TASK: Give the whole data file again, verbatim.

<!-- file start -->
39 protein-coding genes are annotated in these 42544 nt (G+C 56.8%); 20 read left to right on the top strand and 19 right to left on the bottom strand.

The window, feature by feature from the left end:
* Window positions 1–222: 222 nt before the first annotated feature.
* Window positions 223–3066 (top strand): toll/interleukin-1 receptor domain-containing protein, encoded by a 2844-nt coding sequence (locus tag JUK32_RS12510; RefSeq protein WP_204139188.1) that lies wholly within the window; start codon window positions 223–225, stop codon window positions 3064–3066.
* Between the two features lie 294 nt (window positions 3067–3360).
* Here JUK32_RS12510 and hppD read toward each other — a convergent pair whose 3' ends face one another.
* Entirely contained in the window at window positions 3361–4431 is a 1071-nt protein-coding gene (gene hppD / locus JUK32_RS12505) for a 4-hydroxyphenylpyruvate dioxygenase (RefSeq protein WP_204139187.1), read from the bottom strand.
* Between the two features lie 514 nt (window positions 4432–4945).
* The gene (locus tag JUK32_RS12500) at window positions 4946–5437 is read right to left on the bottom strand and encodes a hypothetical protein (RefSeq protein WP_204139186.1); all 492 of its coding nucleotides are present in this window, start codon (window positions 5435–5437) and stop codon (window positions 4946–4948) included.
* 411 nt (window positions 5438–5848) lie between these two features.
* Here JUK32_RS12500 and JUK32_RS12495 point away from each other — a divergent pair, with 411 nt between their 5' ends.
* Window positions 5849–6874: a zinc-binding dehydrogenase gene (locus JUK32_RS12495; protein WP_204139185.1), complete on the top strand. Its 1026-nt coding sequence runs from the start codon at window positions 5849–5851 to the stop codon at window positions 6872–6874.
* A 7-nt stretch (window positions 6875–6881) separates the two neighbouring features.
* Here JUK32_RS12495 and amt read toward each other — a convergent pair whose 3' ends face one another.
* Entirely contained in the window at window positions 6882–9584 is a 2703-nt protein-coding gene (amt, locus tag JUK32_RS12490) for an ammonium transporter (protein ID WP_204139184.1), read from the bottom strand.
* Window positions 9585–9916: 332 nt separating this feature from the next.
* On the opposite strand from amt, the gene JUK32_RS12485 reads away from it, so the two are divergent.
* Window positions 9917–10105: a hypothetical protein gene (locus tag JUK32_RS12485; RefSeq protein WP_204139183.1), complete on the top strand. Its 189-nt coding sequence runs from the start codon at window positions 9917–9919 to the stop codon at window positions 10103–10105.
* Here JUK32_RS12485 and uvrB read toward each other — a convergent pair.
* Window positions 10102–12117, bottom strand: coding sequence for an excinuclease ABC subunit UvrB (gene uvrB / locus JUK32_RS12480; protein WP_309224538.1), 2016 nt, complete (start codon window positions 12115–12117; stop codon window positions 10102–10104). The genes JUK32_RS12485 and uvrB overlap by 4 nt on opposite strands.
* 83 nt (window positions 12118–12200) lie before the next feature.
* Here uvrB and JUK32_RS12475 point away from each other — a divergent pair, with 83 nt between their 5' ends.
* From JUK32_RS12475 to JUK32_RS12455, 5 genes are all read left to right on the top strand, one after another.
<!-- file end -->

39 protein-coding genes are annotated in these 42544 nt (G+C 56.8%); 20 read left to right on the top strand and 19 right to left on the bottom strand.

The window, feature by feature from the left end:
* Window positions 1–222: 222 nt before the first annotated feature.
* Window positions 223–3066 (top strand): toll/interleukin-1 receptor domain-containing protein, encoded by a 2844-nt coding sequence (locus tag JUK32_RS12510; RefSeq protein WP_204139188.1) that lies wholly within the window; start codon window positions 223–225, stop codon window positions 3064–3066.
* Between the two features lie 294 nt (window positions 3067–3360).
* Here JUK32_RS12510 and hppD read toward each other — a convergent pair whose 3' ends face one another.
* Entirely contained in the window at window positions 3361–4431 is a 1071-nt protein-coding gene (gene hppD / locus JUK32_RS12505) for a 4-hydroxyphenylpyruvate dioxygenase (RefSeq protein WP_204139187.1), read from the bottom strand.
* Between the two features lie 514 nt (window positions 4432–4945).
* The gene (locus tag JUK32_RS12500) at window positions 4946–5437 is read right to left on the bottom strand and encodes a hypothetical protein (RefSeq protein WP_204139186.1); all 492 of its coding nucleotides are present in this window, start codon (window positions 5435–5437) and stop codon (window positions 4946–4948) included.
* 411 nt (window positions 5438–5848) lie between these two features.
* Here JUK32_RS12500 and JUK32_RS12495 point away from each other — a divergent pair, with 411 nt between their 5' ends.
* Window positions 5849–6874: a zinc-binding dehydrogenase gene (locus JUK32_RS12495; protein WP_204139185.1), complete on the top strand. Its 1026-nt coding sequence runs from the start codon at window positions 5849–5851 to the stop codon at window positions 6872–6874.
* A 7-nt stretch (window positions 6875–6881) separates the two neighbouring features.
* Here JUK32_RS12495 and amt read toward each other — a convergent pair whose 3' ends face one another.
* Entirely contained in the window at window positions 6882–9584 is a 2703-nt protein-coding gene (amt, locus tag JUK32_RS12490) for an ammonium transporter (protein ID WP_204139184.1), read from the bottom strand.
* Window positions 9585–9916: 332 nt separating this feature from the next.
* On the opposite strand from amt, the gene JUK32_RS12485 reads away from it, so the two are divergent.
* Window positions 9917–10105: a hypothetical protein gene (locus tag JUK32_RS12485; RefSeq protein WP_204139183.1), complete on the top strand. Its 189-nt coding sequence runs from the start codon at window positions 9917–9919 to the stop codon at window positions 10103–10105.
* Here JUK32_RS12485 and uvrB read toward each other — a convergent pair.
* Window positions 10102–12117, bottom strand: coding sequence for an excinuclease ABC subunit UvrB (gene uvrB / locus JUK32_RS12480; protein WP_309224538.1), 2016 nt, complete (start codon window positions 12115–12117; stop codon window positions 10102–10104). The genes JUK32_RS12485 and uvrB overlap by 4 nt on opposite strands.
* 83 nt (window positions 12118–12200) lie before the next feature.
* Here uvrB and JUK32_RS12475 point away from each other — a divergent pair, with 83 nt between their 5' ends.
* From JUK32_RS12475 to JUK32_RS12455, 5 genes are all read left to right on the top strand, one after another.